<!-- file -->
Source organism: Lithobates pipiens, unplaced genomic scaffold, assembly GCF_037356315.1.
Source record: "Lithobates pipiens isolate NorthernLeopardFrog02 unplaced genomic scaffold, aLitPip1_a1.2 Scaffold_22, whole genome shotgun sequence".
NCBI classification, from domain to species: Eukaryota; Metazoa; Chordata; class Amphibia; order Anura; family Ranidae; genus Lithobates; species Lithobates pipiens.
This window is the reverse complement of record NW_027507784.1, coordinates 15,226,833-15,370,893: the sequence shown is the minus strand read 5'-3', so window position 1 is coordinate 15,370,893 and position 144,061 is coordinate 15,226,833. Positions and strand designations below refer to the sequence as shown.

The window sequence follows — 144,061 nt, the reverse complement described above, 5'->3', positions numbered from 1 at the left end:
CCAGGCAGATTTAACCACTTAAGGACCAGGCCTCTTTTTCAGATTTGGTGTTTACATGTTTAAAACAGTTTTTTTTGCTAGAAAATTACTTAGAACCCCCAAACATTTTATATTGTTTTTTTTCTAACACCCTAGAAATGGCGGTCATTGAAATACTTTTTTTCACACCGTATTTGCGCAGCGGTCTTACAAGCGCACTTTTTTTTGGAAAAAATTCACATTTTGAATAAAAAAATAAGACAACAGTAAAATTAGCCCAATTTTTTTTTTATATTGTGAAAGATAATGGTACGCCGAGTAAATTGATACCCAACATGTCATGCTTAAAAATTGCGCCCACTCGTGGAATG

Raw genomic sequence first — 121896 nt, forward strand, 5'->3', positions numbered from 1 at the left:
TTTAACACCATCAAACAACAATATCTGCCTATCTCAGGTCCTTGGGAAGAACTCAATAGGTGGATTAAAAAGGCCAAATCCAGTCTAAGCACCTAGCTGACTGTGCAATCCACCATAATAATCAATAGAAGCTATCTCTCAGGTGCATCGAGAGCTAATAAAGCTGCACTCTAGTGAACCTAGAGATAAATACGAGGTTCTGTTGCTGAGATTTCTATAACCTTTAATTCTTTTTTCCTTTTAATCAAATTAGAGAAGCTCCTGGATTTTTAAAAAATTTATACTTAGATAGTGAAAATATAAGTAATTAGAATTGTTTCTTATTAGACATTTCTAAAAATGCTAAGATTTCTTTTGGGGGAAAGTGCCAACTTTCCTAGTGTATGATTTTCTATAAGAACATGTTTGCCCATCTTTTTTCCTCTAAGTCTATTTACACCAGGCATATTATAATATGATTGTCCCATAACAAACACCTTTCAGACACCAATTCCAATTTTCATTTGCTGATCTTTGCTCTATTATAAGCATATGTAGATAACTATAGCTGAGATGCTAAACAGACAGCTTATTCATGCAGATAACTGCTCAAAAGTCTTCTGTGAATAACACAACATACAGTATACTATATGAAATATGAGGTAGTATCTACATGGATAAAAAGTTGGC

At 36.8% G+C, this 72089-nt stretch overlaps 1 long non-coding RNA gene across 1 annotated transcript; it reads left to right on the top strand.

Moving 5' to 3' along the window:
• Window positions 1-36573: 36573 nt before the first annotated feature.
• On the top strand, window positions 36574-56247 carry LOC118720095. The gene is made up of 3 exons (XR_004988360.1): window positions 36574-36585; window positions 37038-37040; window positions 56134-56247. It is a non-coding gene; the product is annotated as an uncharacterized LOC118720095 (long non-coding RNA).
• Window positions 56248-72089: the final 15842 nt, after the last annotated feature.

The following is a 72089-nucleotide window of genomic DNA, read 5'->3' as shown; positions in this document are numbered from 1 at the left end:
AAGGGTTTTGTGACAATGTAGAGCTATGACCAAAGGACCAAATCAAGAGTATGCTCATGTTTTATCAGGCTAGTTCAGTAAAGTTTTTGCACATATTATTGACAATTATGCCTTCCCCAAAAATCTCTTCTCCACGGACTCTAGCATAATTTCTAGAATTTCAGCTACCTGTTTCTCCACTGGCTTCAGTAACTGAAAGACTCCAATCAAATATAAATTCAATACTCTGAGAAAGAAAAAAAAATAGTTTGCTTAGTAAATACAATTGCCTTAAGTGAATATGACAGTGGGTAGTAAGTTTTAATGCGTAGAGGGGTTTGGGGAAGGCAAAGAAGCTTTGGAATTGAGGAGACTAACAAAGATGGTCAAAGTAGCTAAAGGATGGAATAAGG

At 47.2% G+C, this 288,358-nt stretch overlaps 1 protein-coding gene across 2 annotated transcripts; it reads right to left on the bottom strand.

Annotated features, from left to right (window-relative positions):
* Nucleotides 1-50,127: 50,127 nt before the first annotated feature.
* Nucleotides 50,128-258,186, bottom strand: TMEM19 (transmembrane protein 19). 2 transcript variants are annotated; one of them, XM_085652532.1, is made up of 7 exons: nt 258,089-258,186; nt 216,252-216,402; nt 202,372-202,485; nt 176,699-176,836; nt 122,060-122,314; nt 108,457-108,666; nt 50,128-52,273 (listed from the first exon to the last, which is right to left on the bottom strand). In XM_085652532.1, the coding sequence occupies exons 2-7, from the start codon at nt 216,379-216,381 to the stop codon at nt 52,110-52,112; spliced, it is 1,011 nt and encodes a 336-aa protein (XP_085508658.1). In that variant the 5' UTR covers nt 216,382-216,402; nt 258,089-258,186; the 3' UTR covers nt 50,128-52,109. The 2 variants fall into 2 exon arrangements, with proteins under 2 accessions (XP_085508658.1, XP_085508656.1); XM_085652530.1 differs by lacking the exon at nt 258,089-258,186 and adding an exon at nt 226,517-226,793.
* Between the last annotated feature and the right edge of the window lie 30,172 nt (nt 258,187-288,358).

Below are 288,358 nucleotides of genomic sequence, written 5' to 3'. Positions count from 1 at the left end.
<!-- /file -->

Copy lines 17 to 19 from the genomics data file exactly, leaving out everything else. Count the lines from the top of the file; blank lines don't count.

Annotated features, from left to right (window-relative positions):
* Nucleotides 1-50,127: 50,127 nt before the first annotated feature.
* Nucleotides 50,128-258,186, bottom strand: TMEM19 (transmembrane protein 19). 2 transcript variants are annotated; one of them, XM_085652532.1, is made up of 7 exons: nt 258,089-258,186; nt 216,252-216,402; nt 202,372-202,485; nt 176,699-176,836; nt 122,060-122,314; nt 108,457-108,666; nt 50,128-52,273 (listed from the first exon to the last, which is right to left on the bottom strand). In XM_085652532.1, the coding sequence occupies exons 2-7, from the start codon at nt 216,379-216,381 to the stop codon at nt 52,110-52,112; spliced, it is 1,011 nt and encodes a 336-aa protein (XP_085508658.1). In that variant the 5' UTR covers nt 216,382-216,402; nt 258,089-258,186; the 3' UTR covers nt 50,128-52,109. The 2 variants fall into 2 exon arrangements, with proteins under 2 accessions (XP_085508658.1, XP_085508656.1); XM_085652530.1 differs by lacking the exon at nt 258,089-258,186 and adding an exon at nt 226,517-226,793.